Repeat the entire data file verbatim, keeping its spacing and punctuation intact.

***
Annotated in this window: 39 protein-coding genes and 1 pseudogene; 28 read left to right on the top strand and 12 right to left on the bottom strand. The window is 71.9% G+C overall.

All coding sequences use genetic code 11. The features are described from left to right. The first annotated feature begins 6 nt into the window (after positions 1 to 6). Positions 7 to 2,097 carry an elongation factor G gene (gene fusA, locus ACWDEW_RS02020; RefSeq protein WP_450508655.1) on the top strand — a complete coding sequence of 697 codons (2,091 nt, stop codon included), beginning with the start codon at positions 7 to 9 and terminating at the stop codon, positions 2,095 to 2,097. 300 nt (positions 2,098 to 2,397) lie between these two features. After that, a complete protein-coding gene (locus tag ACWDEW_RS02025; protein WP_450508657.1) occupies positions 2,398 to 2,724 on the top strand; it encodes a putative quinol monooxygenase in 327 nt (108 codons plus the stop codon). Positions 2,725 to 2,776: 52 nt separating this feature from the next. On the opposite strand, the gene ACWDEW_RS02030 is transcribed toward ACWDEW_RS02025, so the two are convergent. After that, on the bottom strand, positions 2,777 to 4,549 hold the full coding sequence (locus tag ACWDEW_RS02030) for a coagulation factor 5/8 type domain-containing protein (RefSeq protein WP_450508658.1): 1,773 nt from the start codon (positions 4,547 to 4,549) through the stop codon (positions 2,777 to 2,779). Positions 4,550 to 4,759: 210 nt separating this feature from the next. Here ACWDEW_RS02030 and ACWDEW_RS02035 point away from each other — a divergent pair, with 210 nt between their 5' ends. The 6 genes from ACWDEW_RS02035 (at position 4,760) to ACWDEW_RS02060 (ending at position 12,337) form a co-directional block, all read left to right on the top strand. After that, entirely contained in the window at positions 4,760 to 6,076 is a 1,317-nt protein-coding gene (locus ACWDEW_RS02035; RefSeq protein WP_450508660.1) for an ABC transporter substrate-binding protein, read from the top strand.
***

Annotated in this window: 39 protein-coding genes and 1 pseudogene; 28 read left to right on the top strand and 12 right to left on the bottom strand. The window is 71.9% G+C overall.

All coding sequences use genetic code 11. The features are described from left to right. The first annotated feature begins 6 nt into the window (after positions 1 to 6). Positions 7 to 2,097 carry an elongation factor G gene (gene fusA, locus ACWDEW_RS02020; RefSeq protein WP_450508655.1) on the top strand — a complete coding sequence of 697 codons (2,091 nt, stop codon included), beginning with the start codon at positions 7 to 9 and terminating at the stop codon, positions 2,095 to 2,097. 300 nt (positions 2,098 to 2,397) lie between these two features. After that, a complete protein-coding gene (locus tag ACWDEW_RS02025; protein WP_450508657.1) occupies positions 2,398 to 2,724 on the top strand; it encodes a putative quinol monooxygenase in 327 nt (108 codons plus the stop codon). Positions 2,725 to 2,776: 52 nt separating this feature from the next. On the opposite strand, the gene ACWDEW_RS02030 is transcribed toward ACWDEW_RS02025, so the two are convergent. After that, on the bottom strand, positions 2,777 to 4,549 hold the full coding sequence (locus tag ACWDEW_RS02030) for a coagulation factor 5/8 type domain-containing protein (RefSeq protein WP_450508658.1): 1,773 nt from the start codon (positions 4,547 to 4,549) through the stop codon (positions 2,777 to 2,779). Positions 4,550 to 4,759: 210 nt separating this feature from the next. Here ACWDEW_RS02030 and ACWDEW_RS02035 point away from each other — a divergent pair, with 210 nt between their 5' ends. The 6 genes from ACWDEW_RS02035 (at position 4,760) to ACWDEW_RS02060 (ending at position 12,337) form a co-directional block, all read left to right on the top strand. After that, entirely contained in the window at positions 4,760 to 6,076 is a 1,317-nt protein-coding gene (locus ACWDEW_RS02035; RefSeq protein WP_450508660.1) for an ABC transporter substrate-binding protein, read from the top strand.